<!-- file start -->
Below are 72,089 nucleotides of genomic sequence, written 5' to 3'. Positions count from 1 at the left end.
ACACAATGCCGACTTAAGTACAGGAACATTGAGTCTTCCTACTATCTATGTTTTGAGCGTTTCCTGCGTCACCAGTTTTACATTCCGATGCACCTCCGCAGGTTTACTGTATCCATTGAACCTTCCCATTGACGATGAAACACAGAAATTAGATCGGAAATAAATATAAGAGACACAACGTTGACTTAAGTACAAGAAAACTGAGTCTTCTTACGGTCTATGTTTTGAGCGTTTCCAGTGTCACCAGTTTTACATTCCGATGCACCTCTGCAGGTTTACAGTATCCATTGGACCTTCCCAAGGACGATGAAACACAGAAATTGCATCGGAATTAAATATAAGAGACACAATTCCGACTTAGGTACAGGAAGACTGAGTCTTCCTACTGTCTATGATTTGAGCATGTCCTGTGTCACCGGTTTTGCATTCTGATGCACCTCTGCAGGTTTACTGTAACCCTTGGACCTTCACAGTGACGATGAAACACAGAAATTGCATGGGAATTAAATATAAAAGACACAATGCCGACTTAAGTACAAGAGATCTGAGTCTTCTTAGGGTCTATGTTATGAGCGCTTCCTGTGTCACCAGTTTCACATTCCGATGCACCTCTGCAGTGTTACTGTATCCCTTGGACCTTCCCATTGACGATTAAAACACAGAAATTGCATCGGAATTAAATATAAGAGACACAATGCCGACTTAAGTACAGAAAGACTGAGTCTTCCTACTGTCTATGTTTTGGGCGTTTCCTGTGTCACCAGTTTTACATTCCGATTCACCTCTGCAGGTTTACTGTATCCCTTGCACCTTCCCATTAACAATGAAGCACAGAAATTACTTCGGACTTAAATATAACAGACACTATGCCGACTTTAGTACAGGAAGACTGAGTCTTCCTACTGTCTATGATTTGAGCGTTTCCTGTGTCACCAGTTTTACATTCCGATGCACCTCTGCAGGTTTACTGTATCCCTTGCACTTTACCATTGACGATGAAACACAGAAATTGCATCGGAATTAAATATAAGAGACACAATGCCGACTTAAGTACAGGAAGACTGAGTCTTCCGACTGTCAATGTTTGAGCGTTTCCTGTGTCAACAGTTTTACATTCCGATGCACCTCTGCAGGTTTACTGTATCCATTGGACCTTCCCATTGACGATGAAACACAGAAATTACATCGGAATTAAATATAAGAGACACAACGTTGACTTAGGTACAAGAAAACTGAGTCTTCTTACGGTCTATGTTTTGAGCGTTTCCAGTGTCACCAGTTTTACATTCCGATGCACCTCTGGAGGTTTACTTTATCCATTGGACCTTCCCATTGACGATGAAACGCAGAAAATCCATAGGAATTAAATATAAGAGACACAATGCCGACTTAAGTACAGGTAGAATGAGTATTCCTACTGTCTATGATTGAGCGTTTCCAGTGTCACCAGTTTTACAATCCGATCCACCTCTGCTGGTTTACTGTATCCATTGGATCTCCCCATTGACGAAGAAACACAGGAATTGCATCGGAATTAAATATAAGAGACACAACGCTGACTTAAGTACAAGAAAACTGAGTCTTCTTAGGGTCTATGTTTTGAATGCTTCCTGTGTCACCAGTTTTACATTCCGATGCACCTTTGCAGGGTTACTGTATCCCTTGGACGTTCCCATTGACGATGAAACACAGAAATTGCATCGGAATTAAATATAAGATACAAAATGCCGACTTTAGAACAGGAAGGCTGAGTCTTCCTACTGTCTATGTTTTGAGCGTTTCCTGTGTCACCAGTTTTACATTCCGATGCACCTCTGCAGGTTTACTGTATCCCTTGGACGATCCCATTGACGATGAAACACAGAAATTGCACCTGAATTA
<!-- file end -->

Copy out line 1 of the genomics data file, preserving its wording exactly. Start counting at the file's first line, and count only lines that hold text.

Below are 72,089 nucleotides of genomic sequence, written 5' to 3'. Positions count from 1 at the left end.